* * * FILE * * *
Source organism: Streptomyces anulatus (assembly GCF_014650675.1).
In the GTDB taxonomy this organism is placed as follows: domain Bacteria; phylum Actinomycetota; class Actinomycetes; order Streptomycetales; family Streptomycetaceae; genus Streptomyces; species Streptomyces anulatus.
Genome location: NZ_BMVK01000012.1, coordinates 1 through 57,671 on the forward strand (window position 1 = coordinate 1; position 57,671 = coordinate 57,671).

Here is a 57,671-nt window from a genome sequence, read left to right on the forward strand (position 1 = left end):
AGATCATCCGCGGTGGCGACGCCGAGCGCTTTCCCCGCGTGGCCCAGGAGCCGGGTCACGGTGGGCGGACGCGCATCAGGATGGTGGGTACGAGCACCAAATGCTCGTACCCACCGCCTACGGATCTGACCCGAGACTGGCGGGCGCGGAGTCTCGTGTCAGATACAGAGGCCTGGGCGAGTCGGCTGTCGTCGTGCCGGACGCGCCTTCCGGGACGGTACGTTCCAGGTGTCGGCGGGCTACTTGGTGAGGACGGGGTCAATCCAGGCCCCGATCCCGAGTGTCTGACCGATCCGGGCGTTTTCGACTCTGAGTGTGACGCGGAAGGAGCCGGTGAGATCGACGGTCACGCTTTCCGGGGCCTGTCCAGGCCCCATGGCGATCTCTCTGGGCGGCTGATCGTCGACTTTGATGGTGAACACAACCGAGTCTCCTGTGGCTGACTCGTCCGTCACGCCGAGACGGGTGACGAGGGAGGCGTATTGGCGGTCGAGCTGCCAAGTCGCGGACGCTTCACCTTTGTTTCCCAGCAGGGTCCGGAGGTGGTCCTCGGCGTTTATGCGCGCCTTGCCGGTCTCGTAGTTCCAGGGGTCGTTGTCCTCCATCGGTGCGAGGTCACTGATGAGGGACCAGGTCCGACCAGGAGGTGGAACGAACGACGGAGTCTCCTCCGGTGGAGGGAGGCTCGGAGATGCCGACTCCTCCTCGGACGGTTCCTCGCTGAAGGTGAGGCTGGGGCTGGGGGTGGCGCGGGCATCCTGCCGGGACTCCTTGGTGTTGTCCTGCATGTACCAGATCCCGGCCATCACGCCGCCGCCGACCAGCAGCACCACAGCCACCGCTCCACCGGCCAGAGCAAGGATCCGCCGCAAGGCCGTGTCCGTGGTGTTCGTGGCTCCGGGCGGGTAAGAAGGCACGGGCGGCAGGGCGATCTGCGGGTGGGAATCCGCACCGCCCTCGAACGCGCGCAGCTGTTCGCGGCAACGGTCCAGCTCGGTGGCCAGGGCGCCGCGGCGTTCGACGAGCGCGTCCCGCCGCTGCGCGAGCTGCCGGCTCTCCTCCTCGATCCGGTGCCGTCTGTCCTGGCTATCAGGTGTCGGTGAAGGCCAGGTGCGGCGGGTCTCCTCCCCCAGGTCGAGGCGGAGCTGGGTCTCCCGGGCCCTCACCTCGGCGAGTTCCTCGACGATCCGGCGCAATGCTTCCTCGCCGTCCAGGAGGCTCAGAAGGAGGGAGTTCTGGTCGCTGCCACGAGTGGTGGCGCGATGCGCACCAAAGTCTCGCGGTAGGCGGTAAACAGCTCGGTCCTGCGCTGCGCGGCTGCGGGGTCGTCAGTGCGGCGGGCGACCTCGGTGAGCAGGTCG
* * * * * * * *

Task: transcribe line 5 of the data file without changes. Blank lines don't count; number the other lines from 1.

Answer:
AGATCATCCGCGGTGGCGACGCCGAGCGCTTTCCCCGCGTGGCCCAGGAGCCGGGTCACGGTGGGCGGACGCGCATCAGGATGGTGGGTACGAGCACCAAATGCTCGTACCCACCGCCTACGGATCTGACCCGAGACTGGCGGGCGCGGAGTCTCGTGTCAGATACAGAGGCCTGGGCGAGTCGGCTGTCGTCGTGCCGGACGCGCCTTCCGGGACGGTACGTTCCAGGTGTCGGCGGGCTACTTGGTGAGGACGGGGTCAATCCAGGCCCCGATCCCGAGTGTCTGACCGATCCGGGCGTTTTCGACTCTGAGTGTGACGCGGAAGGAGCCGGTGAGATCGACGGTCACGCTTTCCGGGGCCTGTCCAGGCCCCATGGCGATCTCTCTGGGCGGCTGATCGTCGACTTTGATGGTGAACACAACCGAGTCTCCTGTGGCTGACTCGTCCGTCACGCCGAGACGGGTGACGAGGGAGGCGTATTGGCGGTCGAGCTGCCAAGTCGCGGACGCTTCACCTTTGTTTCCCAGCAGGGTCCGGAGGTGGTCCTCGGCGTTTATGCGCGCCTTGCCGGTCTCGTAGTTCCAGGGGTCGTTGTCCTCCATCGGTGCGAGGTCACTGATGAGGGACCAGGTCCGACCAGGAGGTGGAACGAACGACGGAGTCTCCTCCGGTGGAGGGAGGCTCGGAGATGCCGACTCCTCCTCGGACGGTTCCTCGCTGAAGGTGAGGCTGGGGCTGGGGGTGGCGCGGGCATCCTGCCGGGACTCCTTGGTGTTGTCCTGCATGTACCAGATCCCGGCCATCACGCCGCCGCCGACCAGCAGCACCACAGCCACCGCTCCACCGGCCAGAGCAAGGATCCGCCGCAAGGCCGTGTCCGTGGTGTTCGTGGCTCCGGGCGGGTAAGAAGGCACGGGCGGCAGGGCGATCTGCGGGTGGGAATCCGCACCGCCCTCGAACGCGCGCAGCTGTTCGCGGCAACGGTCCAGCTCGGTGGCCAGGGCGCCGCGGCGTTCGACGAGCGCGTCCCGCCGCTGCGCGAGCTGCCGGCTCTCCTCCTCGATCCGGTGCCGTCTGTCCTGGCTATCAGGTGTCGGTGAAGGCCAGGTGCGGCGGGTCTCCTCCCCCAGGTCGAGGCGGAGCTGGGTCTCCCGGGCCCTCACCTCGGCGAGTTCCTCGACGATCCGGCGCAATGCTTCCTCGCCGTCCAGGAGGCTCAGAAGGAGGGAGTTCTGGTCGCTGCCACGAGTGGTGGCGCGATGCGCACCAAAGTCTCGCGGTAGGCGGTAAACAGCTCGGTCCTGCGCTGCGCGGCTGCGGGGTCGTCAGTGCGGCGGGCGACCTCGGTGAGCAGGTCG